It's rare to find a restaurant here with an alcohol license, but most don't mind if you BYOB should you like a glass of wine with dinner. However, the lack of bars does not discourage nightlife along the promenade. Spots like Everyday Cafe and Kung Fu Pasta offer live music most nights. You can order a juice or cup of tea and listen to lively performances by local groups. Smiley's has an indoor fire pit to get cozy around on chilly nights. Lighthouse Cafe is a hot spot for divers, who surface to have a snack and cup of tea before going back to the reef.
If you're looking for souvenirs, the promenade has ample shopping. You can get everything from elephant pants and graphic tees to camel leather notebooks and Dahab-themed tchotchkes. I found good quality argan oil and a Dead Sea mud mask that I took home with me. Remember that you're going to have to haggle, and the shopkeepers won't go easy on you. I really struggled with this and started looking for shops with fixed prices! I know I paid a lot more than I should have for some of my purchases but felt alright about supporting the local economy.
8. Slow-cooked Meal in a Castle
Looking for scenic Instagram backdrops and mouth-watering slow-cooked meals? Look no further than Castle Zaman. It's located about 100 kilometers from Dahab. Though we were a bit disappointed to learn that the castle was not historic, it was built using ancient techniques and local materials. The property itself is stunning. Book in advance and spend the day on the hilltop, enjoying the pool, sauna, and views.
For your meal, pre-select your protein and Castle Zaman will spend the day slow cooking it for you with a mix of vegetable dishes served in an Egyptian style on beautiful serving platters. This meal was one of my favorites in Egypt!
9. Cowork on the Red Sea
As a digital nomad, I'm always looking for new cafes and environments to inspire me while working. Dahab has no lack of choices, although the internet can be really hit or miss! The following are a few of my favorite work spots:
The Everyday Cafe- There are actually several Everyday Cafes scattered around Dahab. The Old Everyday and Everyday are several doors down from each other. While the Old Everyday has decent wifi (I've seen 20 mbps), the Everyday does not have customer access. Instead, enjoy the charm while sitting on a swing over the ocean, journaling or getting some offline work accomplished.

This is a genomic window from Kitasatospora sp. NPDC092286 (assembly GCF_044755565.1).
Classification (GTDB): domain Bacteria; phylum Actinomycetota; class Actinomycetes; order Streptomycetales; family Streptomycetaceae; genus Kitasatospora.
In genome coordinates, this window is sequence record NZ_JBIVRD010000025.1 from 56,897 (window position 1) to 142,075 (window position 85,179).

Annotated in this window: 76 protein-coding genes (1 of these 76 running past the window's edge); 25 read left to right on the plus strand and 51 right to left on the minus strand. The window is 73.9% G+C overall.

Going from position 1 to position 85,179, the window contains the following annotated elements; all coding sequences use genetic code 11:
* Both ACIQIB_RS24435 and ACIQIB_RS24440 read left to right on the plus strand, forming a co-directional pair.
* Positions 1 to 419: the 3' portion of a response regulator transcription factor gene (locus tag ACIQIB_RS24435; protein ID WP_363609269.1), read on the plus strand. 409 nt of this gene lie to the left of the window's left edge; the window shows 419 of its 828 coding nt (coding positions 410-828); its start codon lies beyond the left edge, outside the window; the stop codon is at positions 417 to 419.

Cafe Paris- Protected from the elements, Cafe Paris has AC for warm days and is protected from the chilly wind on cool days. With a large selection of gourmet desserts with high quality ingredients, and the best croissant I think I've ever had, it's hard to leave this spot. Even better, every table has outlets to plug in your laptop. While not a formal cowork, the internet connection is generally stable and the music is soft.
My Hostel Cowork- For a couple of dollars a day, gain access to this cozy coworking space with mountain views and ergonomic chairs.
Mojo Cafe and Cowork- A digital nomad favorite, Mojo is positioned kitty-corner to the beach and other commercial streets. There is a quiet upper floor and a bustling cafe downstairs to work from. They have AC in the summer months and stay open late for those East Coast hours calls. The coffee is good, and the internet is reliable!
10. Lagoona Beach
The lagoon is walkable from the main parts of Dahab, or reachable by an inexpensive taxi. Several hotels and resorts line the lagoon, offering views and day beds. However, anyone can set up a towel and take a swim. Vendors come by selling cakes and coffees from push cards, and local families play music.
Along the lagoon, you can find a venue called Wind Farm, which occasionally hosts ecstatic dance meetups and events. If you're unfamiliar with ecstatic dance, it is a form of dance, free of judgement, where dancers simply feel the music and move freely to it. It's generally practiced without the use of drugs or alcohol. The event I attended at Wind Farm began with a Cacao ceremony, where we all drank a chocolaty beverage, accompanied by live music. Swaying eventually turned into dancing, and the event transitioned into full swing when the DJ began. You can dance with others with their consent, or in your own little world. To be honest, I was a bit uncomfortable at first as dancing in an environment like this is unfamiliar! However, we all slowly warmed up to the concept and ended up having a great time. As they say, growth starts at the end of your comfort zone!